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Albemarle County Newsroom

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Storm Preparedness Updates - 10/28/12
10/28/2012

Sunday, October 28, 2012, 1:00 p.m. update
 
Potential Impact to Virginia

Sandy is a large storm that will affect Virginia with sustained winds, rain, storm surge and coastal damage through at least Tuesday. 

  • Latest National Weather Service forecast:
    • Southside Hampton Roads: 5-7 inches of rain, sustained winds of 40-45 mph and gusts of 60 mph and higher
    • Eastern Shore: 8-10 inches of rain, sustained winds of 40-45 mph and gusts of 60 mph and higher
    • Virginia peninsulas: 5-8 inches of rain with sustained winds of 35-45 mph and gusts of 50 mph or higher, especially near the Bay
    • Interstate 95 corridor including Richmond west: up to 6 inches of rain in places, sustained winds of 30 mph and gusts from 45-55mph 
    • Winds will remain strong well into Tuesday
    • Moderate to severe tidal flooding is likely across Hampton Roads Sunday into Monday. Up to eight inches of rain is expected in coastal areas.
    • Minor flooding expected along the Interstate 95 corridor. Rainfall of 1-6 inches expected as far west as Farmville; the highest north of Richmond.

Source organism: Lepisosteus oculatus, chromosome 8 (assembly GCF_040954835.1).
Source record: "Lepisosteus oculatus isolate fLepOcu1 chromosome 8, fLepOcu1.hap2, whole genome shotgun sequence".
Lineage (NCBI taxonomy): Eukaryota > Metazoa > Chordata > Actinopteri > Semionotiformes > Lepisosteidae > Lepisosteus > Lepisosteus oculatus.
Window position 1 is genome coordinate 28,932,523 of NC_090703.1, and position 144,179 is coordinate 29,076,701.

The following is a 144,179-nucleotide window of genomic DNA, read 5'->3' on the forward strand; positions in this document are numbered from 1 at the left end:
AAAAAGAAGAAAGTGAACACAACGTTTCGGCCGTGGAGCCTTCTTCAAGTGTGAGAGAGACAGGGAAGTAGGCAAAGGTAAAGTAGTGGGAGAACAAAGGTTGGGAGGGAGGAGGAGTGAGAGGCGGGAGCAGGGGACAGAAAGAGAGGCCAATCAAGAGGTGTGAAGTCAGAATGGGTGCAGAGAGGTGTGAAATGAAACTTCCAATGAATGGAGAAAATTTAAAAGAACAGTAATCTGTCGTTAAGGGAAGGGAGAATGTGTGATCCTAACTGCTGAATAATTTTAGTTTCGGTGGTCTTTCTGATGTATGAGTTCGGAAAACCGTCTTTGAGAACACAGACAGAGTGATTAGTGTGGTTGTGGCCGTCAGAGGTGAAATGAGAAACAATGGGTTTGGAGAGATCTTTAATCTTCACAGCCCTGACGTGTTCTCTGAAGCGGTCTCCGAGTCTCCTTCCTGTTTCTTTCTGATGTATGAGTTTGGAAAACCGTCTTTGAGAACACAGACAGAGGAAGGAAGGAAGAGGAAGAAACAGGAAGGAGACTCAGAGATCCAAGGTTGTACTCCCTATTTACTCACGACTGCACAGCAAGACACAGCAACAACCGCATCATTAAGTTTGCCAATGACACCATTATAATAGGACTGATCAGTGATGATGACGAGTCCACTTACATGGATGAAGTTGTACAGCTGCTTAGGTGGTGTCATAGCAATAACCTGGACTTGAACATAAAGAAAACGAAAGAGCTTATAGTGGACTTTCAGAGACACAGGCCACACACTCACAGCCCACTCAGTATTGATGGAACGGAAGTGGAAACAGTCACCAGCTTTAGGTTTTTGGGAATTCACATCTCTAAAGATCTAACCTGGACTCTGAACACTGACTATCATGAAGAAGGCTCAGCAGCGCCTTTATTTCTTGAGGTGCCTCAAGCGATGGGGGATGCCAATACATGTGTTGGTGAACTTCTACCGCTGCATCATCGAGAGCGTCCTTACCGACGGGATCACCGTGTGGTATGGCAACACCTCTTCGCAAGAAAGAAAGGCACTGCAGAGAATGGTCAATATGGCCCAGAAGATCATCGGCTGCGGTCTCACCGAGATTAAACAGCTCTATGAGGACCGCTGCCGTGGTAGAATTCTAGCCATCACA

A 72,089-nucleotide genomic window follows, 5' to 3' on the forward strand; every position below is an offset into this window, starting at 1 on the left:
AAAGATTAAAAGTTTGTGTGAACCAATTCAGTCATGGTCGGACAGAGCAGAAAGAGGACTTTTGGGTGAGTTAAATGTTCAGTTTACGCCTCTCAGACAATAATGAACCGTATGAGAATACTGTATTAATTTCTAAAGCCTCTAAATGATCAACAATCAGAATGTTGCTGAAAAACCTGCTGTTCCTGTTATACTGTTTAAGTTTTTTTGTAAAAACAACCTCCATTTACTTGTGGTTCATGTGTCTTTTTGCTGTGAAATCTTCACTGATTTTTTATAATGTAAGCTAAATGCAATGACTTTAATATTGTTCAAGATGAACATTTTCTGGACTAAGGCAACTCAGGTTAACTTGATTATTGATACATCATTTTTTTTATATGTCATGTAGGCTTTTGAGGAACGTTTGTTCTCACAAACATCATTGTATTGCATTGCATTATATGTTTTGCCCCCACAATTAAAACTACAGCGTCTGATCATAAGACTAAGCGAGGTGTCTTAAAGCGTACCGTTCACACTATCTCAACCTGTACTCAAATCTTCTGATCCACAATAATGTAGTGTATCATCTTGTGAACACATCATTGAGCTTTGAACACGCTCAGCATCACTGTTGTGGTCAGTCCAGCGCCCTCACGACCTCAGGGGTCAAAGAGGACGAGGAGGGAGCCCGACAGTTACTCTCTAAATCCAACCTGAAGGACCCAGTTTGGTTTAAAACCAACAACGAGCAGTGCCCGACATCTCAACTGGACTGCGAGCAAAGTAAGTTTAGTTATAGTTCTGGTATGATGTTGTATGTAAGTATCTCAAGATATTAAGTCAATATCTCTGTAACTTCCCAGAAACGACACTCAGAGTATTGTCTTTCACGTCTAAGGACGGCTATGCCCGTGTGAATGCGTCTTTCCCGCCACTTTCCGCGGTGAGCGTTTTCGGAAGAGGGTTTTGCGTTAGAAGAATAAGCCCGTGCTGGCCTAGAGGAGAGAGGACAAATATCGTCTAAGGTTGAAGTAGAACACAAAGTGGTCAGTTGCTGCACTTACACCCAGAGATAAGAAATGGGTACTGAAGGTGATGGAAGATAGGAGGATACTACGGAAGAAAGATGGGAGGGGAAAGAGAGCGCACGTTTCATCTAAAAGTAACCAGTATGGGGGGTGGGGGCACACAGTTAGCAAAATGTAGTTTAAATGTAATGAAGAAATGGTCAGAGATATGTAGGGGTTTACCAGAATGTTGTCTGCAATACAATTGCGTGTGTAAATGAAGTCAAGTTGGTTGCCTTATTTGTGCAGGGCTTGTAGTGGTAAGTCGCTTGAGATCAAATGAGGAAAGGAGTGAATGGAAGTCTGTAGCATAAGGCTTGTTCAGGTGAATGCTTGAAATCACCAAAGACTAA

• Extensive power outages are likely.  
  • Residents in western and southwestern Virginia could experience high wind gusts and snowfall.  All areas will have colder temperatures starting Monday, some of the coolest temperatures this season.

Saturday, October 27, 2012, 5:00 p.m. update

Potential Impact to Virginia

  • Citizens need to finish their preparations today for a major, prolonged weather event. 
  • Don’t focus on the cone and track of the storm.  It will affect Virginia with sustained winds, rain, storm surge and coastal damage.     
  • Conditions will begin deteriorating this evening, and we will be dealing with the storm at least through Tuesday.  
  • Norfolk, Virginia Beach and the eastern shore counties of Northampton and Accomack are under high wind watch Sunday into Monday for sustained winds of 35-45 mph and wind gusts to 60 mph.  The Interstate 95 corridor including Richmond will have wind gusts of 40-45 mph; west of this region will have 35-40 mph wind gusts. 
  • Moderate to severe tidal flooding is likely across Hampton Roads Sunday into Monday. Up to eight inches of rain is expected with rainfall of 2 inches or more expected as far west as Farmville and to the north.
  • Extensive power outages are likely.  
  • Residents in western and southwestern Virginia could experience high wind gusts and snowfall.  All areas will have colder temperatures starting Monday, some of the coolest temperatures this season.

Governor’s Actions

  • The governor issued a mandatory evacuation order for low-lying areas in coastal Virginia.  This order gives authority to local government officials to determine specific locations to be evacuated and times that evacuations will start, based on best information about the storm’s impact. 
  • The governor declared a state of emergency Friday, Oct. 26, at 9:50 a.m. to help quickly get supplies, equipment and staff to those who need it.
  • At this time, there are no plans to reverse lanes on Interstate 64.